In August 2015, I attended a Tokyo Hackerspace event called building a DIY oscilloscope. However, it wasn't until December 2016 that I finally assembled and tested it!.
During the event, we received a kit from Carl Blaksley that was based on an original design by Ajoy Raman. The hardware is quite simple and consists of 3 main components: the analogue interface, the processor and the USB interface. The analogue interface includes a few RC filters and 2 programmable gain amplifiers (SPI protocol) MCP6S22 (one for each channel). The amplified signal is then sampled by the processor, a dsPIC30F2020 which contains a 10-bit 2 Msps ADC (shared among the channels enabled). Finally, the USB interface is handled by the famous USB-serial FT232RL chip. Carl was nice and sent me the Kicad design files of the board. The assembly went quite smoothly but as always I had to debug a hardware problem that ended up being caused by my USB (a cross USB cable was needed).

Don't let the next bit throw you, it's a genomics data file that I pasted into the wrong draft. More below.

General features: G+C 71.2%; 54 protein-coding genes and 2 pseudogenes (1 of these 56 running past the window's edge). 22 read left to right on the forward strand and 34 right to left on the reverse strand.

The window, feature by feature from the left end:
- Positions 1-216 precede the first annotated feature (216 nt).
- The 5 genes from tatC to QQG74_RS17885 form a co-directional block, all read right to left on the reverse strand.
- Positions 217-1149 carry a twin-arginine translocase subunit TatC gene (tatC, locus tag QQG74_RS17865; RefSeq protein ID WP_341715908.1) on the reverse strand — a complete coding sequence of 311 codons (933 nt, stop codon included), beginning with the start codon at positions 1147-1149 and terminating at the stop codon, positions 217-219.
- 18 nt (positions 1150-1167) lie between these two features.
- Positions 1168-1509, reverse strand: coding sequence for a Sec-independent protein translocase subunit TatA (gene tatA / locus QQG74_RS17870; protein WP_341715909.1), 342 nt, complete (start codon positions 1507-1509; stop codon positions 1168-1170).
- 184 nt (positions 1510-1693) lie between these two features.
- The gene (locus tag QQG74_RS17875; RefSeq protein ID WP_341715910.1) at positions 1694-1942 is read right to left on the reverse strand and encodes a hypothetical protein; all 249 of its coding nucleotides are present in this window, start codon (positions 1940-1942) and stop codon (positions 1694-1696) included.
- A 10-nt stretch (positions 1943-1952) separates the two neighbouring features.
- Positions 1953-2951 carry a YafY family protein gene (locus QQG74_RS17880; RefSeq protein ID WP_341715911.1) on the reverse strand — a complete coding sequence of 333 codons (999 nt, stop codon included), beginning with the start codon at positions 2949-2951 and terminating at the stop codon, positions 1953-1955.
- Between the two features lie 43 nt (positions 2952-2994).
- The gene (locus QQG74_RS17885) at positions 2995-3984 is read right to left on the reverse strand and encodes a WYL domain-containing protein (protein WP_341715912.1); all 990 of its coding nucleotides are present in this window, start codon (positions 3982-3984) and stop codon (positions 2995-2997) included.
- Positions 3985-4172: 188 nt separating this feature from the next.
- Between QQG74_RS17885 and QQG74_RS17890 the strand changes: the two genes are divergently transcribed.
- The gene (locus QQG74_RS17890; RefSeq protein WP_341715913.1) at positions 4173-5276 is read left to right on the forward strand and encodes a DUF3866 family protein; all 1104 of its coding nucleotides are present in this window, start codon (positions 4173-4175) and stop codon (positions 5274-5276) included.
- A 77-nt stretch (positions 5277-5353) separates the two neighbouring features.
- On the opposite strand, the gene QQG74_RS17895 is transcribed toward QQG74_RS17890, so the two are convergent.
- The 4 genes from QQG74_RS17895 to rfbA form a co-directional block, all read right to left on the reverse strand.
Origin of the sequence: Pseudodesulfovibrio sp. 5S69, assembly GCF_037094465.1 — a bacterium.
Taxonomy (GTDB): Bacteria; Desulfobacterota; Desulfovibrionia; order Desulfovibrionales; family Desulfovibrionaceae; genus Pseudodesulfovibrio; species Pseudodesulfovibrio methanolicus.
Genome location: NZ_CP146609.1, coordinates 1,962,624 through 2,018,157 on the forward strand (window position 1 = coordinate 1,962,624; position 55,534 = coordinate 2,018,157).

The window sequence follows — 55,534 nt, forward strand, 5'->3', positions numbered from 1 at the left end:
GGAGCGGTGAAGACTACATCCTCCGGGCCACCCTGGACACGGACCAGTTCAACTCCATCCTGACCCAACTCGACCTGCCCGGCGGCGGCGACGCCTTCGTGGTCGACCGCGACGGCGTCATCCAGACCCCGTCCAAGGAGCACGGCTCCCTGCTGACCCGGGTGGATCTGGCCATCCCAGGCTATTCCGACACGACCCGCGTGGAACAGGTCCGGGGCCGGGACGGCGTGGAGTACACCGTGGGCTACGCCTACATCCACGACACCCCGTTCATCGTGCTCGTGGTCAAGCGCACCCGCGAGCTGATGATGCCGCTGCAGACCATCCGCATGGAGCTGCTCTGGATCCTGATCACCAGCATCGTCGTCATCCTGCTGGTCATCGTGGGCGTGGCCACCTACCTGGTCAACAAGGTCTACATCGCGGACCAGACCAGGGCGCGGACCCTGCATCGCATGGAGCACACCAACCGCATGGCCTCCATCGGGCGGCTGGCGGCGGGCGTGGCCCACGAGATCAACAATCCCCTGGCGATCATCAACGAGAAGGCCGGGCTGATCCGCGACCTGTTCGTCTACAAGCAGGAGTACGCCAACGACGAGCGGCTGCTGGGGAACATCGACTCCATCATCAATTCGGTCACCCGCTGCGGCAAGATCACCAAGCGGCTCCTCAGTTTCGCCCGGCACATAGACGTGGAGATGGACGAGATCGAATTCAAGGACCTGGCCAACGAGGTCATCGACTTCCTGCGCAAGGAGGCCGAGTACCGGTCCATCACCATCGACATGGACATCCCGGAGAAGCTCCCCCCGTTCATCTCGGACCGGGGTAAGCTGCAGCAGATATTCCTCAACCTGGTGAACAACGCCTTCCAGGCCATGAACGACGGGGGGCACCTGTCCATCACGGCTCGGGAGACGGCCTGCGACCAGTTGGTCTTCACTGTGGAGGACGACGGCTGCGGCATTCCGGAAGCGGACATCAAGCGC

The software was written in python and worked fine on Ubuntu 16.04 (there is also a visual basic version for Windows). To test it, I installed this amazing Android function generator application and connected it to the oscilloscope through a 100yen (sold at Seria) headphones stereo amplifier.